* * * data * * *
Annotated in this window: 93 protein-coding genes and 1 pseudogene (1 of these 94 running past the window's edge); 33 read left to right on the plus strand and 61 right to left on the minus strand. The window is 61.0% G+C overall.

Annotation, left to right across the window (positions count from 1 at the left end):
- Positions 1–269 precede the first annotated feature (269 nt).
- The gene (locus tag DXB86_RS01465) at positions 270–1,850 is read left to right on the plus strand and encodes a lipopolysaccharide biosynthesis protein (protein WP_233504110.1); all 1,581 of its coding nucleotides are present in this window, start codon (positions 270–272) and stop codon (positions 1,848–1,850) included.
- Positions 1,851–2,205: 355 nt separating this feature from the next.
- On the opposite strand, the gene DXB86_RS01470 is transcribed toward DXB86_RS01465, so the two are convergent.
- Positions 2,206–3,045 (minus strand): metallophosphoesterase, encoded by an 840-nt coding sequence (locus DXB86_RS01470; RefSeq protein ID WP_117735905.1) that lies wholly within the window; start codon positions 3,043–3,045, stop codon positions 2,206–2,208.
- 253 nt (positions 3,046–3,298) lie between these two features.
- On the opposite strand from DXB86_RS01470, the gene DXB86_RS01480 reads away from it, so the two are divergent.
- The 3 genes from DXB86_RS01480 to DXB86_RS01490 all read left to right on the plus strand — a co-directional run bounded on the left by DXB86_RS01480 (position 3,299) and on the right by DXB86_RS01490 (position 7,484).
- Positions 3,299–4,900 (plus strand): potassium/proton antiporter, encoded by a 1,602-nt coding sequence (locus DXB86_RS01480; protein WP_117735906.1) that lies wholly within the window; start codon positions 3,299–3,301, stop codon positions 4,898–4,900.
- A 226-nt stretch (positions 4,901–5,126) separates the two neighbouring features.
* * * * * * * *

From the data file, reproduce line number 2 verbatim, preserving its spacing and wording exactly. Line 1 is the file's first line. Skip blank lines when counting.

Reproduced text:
Annotation, left to right across the window (positions count from 1 at the left end):